A newly-hatched chick in Gloucestershire could be the first wild-born crane to survive in the west of Britain for 400 years.Read the full story ›
Wardens at Slimbridge were surprised to see a mute swan rearing a goose.
It may look like a cygnet but its yellow brown down gives it away. The differences will become more apparent in the coming weeks. Staff aren't sure how she ended up hatching the gosling but now they're inseparable.
A study of Bewick's swans at Slimbridge in Gloucestershire has been running for 50 years and is still going strongRead the full story ›
One of the longest-running animal research projects in the world is 50 today. The Bewick's swan study was started at the Wildfowl and Wetlands Trust at Slimbridge in Gloucestershire by Sir Peter Scott in 1964.
He noticed that the birds have unique bill patterns, which researchers have to learn before they can take part.
More than 9,000 different swans have been identified. The work has provided data on survival rates and meant breeding sites in Russia have been protected.
Staff at the Wildfowl and Wetlands Trust in Gloucestershire say visitors are loving seeing a seal at the reserve.
A harbour seal has been making the River Severn near the Slimbridge reserve its happy hunting ground for the last 2 months.The harbour seal is usually found on the east coast, in Northern Ireland and in Scotland.
It presumably comes in with the tide each day and has chosen to hunt just off our reserve.
It is very specific where it hunts as it seems to have learnt where the fish will be at a certain state of the tide.
It likes to feed between the land and an island in the river.
It is also quite a prolific hunter and seems to catch at least four or five large grey mullet every day.
We have also seen it take and eat a gull from the surface of the water.
A seal has been spotted at the Wildfowl and Wetlands Trust at Slimbridge in Gloucestershire.
The animal has strayed miles from the sea and has been making the River Severn near the reserve its happy hunting ground for the last 2 months.
Staff say they've been seeing the harbour seal on a daily basis.
A flamingo in Gloucestershire has shunned standing on one leg for floating in water in an effort to cool down.
Experts at Slimbridge Wetland Centre say they have never witnessed the "unusual" behaviour before.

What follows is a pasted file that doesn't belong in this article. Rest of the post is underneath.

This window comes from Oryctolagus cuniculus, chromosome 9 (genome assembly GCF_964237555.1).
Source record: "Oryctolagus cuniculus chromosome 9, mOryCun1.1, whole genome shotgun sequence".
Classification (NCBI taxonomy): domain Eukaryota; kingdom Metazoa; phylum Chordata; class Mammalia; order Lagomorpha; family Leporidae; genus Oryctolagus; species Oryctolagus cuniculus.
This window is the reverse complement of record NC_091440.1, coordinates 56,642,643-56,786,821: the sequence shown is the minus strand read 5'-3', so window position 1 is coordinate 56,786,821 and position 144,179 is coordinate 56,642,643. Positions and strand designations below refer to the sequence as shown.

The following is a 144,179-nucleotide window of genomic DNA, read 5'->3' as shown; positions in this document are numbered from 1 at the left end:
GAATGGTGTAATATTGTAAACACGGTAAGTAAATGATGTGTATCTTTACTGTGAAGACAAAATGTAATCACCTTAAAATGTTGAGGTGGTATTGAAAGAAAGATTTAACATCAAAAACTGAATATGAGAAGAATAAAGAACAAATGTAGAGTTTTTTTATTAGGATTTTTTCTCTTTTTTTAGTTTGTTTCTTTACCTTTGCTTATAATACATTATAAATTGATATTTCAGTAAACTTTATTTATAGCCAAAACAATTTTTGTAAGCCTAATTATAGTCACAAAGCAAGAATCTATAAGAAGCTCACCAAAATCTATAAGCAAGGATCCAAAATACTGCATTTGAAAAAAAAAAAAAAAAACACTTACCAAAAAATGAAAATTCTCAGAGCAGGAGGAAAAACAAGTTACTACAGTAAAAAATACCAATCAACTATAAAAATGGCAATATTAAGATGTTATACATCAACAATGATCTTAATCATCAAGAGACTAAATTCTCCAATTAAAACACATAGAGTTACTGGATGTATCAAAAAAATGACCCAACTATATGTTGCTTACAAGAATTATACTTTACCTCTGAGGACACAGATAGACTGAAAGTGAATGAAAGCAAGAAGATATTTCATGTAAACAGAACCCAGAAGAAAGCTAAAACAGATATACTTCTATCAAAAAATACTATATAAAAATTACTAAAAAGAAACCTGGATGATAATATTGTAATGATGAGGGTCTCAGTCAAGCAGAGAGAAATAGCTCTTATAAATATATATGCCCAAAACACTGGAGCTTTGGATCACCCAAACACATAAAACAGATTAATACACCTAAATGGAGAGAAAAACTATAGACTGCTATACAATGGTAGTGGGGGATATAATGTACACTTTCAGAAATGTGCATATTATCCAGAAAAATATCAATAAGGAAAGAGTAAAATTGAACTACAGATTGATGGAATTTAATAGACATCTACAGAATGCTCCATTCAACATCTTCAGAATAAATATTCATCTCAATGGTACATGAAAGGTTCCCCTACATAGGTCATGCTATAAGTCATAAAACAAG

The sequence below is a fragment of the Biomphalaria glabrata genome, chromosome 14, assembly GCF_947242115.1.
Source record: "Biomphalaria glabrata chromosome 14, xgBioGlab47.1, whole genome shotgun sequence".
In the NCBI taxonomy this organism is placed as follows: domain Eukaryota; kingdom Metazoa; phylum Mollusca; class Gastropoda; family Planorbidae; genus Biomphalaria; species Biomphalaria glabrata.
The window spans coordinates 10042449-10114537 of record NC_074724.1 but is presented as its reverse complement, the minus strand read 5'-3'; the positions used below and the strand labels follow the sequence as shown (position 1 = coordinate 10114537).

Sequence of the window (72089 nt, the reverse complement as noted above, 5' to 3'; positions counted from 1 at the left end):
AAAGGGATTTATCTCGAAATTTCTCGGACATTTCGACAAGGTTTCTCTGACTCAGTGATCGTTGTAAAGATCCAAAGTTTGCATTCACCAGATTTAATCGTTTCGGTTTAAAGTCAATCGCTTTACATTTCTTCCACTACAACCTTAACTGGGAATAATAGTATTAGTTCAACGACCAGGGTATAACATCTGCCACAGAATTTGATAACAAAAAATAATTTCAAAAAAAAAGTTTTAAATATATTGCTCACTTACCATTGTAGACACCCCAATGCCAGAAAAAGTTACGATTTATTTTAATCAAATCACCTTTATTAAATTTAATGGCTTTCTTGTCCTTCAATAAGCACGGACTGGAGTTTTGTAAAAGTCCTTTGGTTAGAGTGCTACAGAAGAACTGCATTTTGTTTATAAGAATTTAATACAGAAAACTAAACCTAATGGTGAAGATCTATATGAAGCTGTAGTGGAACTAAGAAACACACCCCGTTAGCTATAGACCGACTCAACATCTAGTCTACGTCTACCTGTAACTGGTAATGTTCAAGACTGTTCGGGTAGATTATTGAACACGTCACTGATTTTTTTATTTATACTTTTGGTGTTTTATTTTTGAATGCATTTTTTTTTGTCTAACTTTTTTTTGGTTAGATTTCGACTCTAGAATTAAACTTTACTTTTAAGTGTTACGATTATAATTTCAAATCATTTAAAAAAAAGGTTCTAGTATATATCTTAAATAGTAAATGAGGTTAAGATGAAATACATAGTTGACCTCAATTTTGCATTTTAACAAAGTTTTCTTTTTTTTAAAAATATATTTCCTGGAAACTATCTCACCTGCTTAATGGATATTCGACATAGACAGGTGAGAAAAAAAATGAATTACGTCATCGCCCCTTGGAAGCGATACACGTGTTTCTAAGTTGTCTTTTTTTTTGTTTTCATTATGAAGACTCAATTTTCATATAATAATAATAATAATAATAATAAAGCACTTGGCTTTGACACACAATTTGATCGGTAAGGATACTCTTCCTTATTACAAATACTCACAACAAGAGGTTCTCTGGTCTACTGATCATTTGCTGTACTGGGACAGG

The 52-year-old Andean flamingo began floating when temperatures first soared a few weeks ago.
He now regularly indulges in a mid-afternoon float, with his legs outstretched behind him.
Paul Rose, a flamingo expert at WWT Slimbridge, said: "Lots of flamingos go for a quick paddle around but I've never seen anything like this.
“I first noticed the unusual behaviour as the weather warmed up a few weeks ago so I think it is his way of keeping cool in the heat of the day.
“He floats with his legs outstretched behind him for long periods of time.
“I think it is his way of relaxing, as he seems very content. It is presumably the equivalent to a human floating in a swimming pool on a lilo.”
Conservationists at the Slimbridge Wetland Centre in Gloucestershire have set up a round-the-clock guard to protect the first crane egg laid in the South West in over 400 years.
Hunting and the loss of wetlands drove cranes to extinction in Britain.
For the last three years, the Great Crane Project has been rearing the birds in captivity and reintroducing them to the West Country.
The egg at WWT Slimbridge is the first known to be laid by cranes released by the project.
Bird spotters are able to see the male and female cranes taking turns at sitting on the nest.
A group of young cranes have started building nests in our region - the first time they've done so in 400 years.
They were hatched and reared by people dressed as adult birds. They taught the birds skills to survive in the wild at Slimbridge Wildfowl and Wetlands Trust, then they were moved to a temporary enclosure on the Somerset Levels.
Now some of them have flown back to Slimbridge, from where Ken Goodwin reports:
A pair of cranes are nesting at the Slimbridge Wetland Centre in Gloucestershire. It's the first time in 400 years that wild cranes have bred in the UK.